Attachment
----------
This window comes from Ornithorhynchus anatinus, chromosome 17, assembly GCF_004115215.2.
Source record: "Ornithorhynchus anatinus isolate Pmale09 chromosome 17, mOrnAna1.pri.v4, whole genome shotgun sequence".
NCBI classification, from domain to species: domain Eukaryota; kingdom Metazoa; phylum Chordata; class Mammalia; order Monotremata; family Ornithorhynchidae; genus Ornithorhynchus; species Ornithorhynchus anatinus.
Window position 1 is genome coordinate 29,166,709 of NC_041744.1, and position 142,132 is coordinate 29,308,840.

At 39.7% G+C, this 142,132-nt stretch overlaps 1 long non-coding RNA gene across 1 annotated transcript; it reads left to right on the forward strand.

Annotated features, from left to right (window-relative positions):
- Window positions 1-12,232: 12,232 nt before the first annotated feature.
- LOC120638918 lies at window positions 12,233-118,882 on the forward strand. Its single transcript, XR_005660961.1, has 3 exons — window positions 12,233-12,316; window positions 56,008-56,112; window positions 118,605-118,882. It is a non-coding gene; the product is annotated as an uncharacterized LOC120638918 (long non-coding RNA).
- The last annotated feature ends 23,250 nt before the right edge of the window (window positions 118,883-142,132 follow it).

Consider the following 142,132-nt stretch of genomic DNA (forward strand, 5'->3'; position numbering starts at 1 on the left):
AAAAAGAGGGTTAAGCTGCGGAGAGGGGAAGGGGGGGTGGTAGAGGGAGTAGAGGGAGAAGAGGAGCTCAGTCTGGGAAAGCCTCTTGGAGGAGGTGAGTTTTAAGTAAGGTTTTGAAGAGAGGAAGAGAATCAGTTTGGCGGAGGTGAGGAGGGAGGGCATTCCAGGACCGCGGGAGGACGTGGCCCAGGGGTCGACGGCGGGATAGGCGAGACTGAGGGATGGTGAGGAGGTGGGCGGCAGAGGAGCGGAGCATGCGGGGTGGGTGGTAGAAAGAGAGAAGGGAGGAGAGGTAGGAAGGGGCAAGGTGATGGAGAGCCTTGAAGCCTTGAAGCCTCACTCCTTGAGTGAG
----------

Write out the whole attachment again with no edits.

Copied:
This window comes from Ornithorhynchus anatinus, chromosome 17, assembly GCF_004115215.2.
Source record: "Ornithorhynchus anatinus isolate Pmale09 chromosome 17, mOrnAna1.pri.v4, whole genome shotgun sequence".
NCBI classification, from domain to species: domain Eukaryota; kingdom Metazoa; phylum Chordata; class Mammalia; order Monotremata; family Ornithorhynchidae; genus Ornithorhynchus; species Ornithorhynchus anatinus.
Window position 1 is genome coordinate 29,166,709 of NC_041744.1, and position 142,132 is coordinate 29,308,840.

At 39.7% G+C, this 142,132-nt stretch overlaps 1 long non-coding RNA gene across 1 annotated transcript; it reads left to right on the forward strand.

Annotated features, from left to right (window-relative positions):
- Window positions 1-12,232: 12,232 nt before the first annotated feature.
- LOC120638918 lies at window positions 12,233-118,882 on the forward strand. Its single transcript, XR_005660961.1, has 3 exons — window positions 12,233-12,316; window positions 56,008-56,112; window positions 118,605-118,882. It is a non-coding gene; the product is annotated as an uncharacterized LOC120638918 (long non-coding RNA).
- The last annotated feature ends 23,250 nt before the right edge of the window (window positions 118,883-142,132 follow it).

Consider the following 142,132-nt stretch of genomic DNA (forward strand, 5'->3'; position numbering starts at 1 on the left):
AAAAAGAGGGTTAAGCTGCGGAGAGGGGAAGGGGGGGTGGTAGAGGGAGTAGAGGGAGAAGAGGAGCTCAGTCTGGGAAAGCCTCTTGGAGGAGGTGAGTTTTAAGTAAGGTTTTGAAGAGAGGAAGAGAATCAGTTTGGCGGAGGTGAGGAGGGAGGGCATTCCAGGACCGCGGGAGGACGTGGCCCAGGGGTCGACGGCGGGATAGGCGAGACTGAGGGATGGTGAGGAGGTGGGCGGCAGAGGAGCGGAGCATGCGGGGTGGGTGGTAGAAAGAGAGAAGGGAGGAGAGGTAGGAAGGGGCAAGGTGATGGAGAGCCTTGAAGCCTTGAAGCCTCACTCCTTGAGTGAG